The daily LA VANGUARDIA just published an article on how the crisis and nonpayment to players affect already 24 clubs of the 2B Division, putting them on the brink of bankruptcy.  The big clubs of the First Division accumulate about 4 billion Euros in debt, but they carry on with institutional support, income form TV rights, and the confidence of banks...
At the end of the season, 12 teams were relegated. 5 of them would have been relegated due to their sporting results, so they lost two categories.

There are three stories about the euro crisis: the Republican story, the German story, and the truth. -- Paul Krugman
by Migeru (migeru at eurotrib dot com) on Thu Mar 15th, 2012 at 03:45:10 PM EST
[ Parent ]
For once you agree with the CDU? ;-)

EUobserver.com / Economic Affairs / Spain's football clubs cause stir in Germany

BRUSSELS - In a sign of how much EU states influence one another's affairs in the current eurozone crisis, Spain pulled back from allowing debt relief to its football clubs in reaction to German disapproval.

...Bild's sports page on Tuesday ran with the headline "Will German taxpayers eventually have to fork out for Messi and Ronaldo?" Lionel Messi receives €2.5 million a month from Real Madrid, while Cristiano Ronaldo earns over €1 million a month from the same football club.

And German MEP Elmar Brok, a close ally of Chancellor Angela Merkel, told the same paper that he will ask the EU commission to ask the Spanish government for an official reaction. "Debt restructuring means state aid and violates competition rules. The EU commission has to look into it," he said, encouraging German football clubs to file complaints.



*Lunatic*, n.
One whose delusions are out of fashion.
by DoDo on Sat Mar 17th, 2012 at 06:22:54 AM EST
...Bild's sports page on Tuesday ran with the headline "Will German taxpayers eventually have to fork out for Messi and Ronaldo?" Lionel Messi receives €2.5 million a month from Real Madrid, while Cristiano Ronaldo earns over €1 million a month from the same football club.

What!?

Messi plays for Barcelona!

There are three stories about the euro crisis: the Republican story, the German story, and the truth. -- Paul Krugman

by Migeru (migeru at eurotrib dot com) on Sat Mar 17th, 2012 at 06:26:58 AM EST
[ Parent ]
From EUObserver:
Clubs like Real Madrid and Barca also owe some other €600 million in social contributions.
Oh, that's nothing. Everyone owes social security contributions in Spain, even upscale private schools
A Diana Carrillo, que tiene un hijo de 11 años en el centro, le preocupa que un nuevo embargo pudiera producirse, lo que ve fuera de lugar, pese a que no justifica la deuda del centro. "El problema no es lo que debe este señor [el director, Iñaki Santa], pero no se puede permitir este atropello".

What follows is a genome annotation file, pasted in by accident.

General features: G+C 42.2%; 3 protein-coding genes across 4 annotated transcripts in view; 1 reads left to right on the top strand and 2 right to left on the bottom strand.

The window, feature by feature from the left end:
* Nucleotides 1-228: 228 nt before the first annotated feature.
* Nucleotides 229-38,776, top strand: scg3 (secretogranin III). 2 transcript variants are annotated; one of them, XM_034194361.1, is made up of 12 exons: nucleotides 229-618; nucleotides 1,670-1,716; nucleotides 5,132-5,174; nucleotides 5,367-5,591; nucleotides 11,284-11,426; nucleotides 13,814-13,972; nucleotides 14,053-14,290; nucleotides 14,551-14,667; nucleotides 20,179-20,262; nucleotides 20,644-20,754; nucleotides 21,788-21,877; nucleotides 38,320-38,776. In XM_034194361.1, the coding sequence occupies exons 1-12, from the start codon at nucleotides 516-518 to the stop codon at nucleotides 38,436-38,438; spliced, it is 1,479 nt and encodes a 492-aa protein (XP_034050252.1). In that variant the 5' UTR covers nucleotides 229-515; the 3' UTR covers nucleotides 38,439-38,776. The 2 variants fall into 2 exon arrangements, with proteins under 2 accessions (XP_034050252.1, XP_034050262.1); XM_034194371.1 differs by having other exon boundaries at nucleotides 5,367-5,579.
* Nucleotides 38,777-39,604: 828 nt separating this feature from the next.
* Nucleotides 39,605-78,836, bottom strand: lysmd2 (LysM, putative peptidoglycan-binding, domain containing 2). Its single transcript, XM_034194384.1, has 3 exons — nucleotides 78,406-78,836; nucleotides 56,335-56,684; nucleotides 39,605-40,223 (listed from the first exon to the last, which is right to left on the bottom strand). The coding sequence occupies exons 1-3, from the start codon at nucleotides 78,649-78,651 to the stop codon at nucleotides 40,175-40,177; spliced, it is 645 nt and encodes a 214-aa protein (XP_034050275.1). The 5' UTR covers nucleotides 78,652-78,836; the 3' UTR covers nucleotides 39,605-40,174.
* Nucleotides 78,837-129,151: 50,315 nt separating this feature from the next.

Diana Carrillo, who has an 11-year-old son in the school, is worried that a new repossession could take place, which she sees as out of place, even though she doesn't justify the school's debt. "The problem is not what this man [the school's director, Iñaki Santa] owes, but that such trampling cannot be allowed".
This is about a private school which owes about 1 million euros in social security contributions (a debt accumulated over 20 years) and which was evicted with the school in session, to great shock. Parents pay 400 euros a month, but then that's only "so cheap" because the school doesn't pay social security contributions.

There are three stories about the euro crisis: the Republican story, the German story, and the truth. -- Paul Krugman
by Migeru (migeru at eurotrib dot com) on Sat Mar 17th, 2012 at 06:49:34 AM EST
[ Parent ]
At least the school is not subsidised directly by the public purse. It is a "private" school, not a "concerted" school (the latter are privately run but are partly funded by the public system and their curriculum is identical to the public one - essentially PPP).

There are three stories about the euro crisis: the Republican story, the German story, and the truth. -- Paul Krugman
by Migeru (migeru at eurotrib dot com) on Sat Mar 17th, 2012 at 06:58:55 AM EST
[ Parent ]
This is fantastic, any populist rage generated by teams being relegated "in the offices and not on the pitch" can be deflected towards Germany!

There are three stories about the euro crisis: the Republican story, the German story, and the truth. -- Paul Krugman
by Migeru (migeru at eurotrib dot com) on Sat Mar 17th, 2012 at 06:54:28 AM EST
[ Parent ]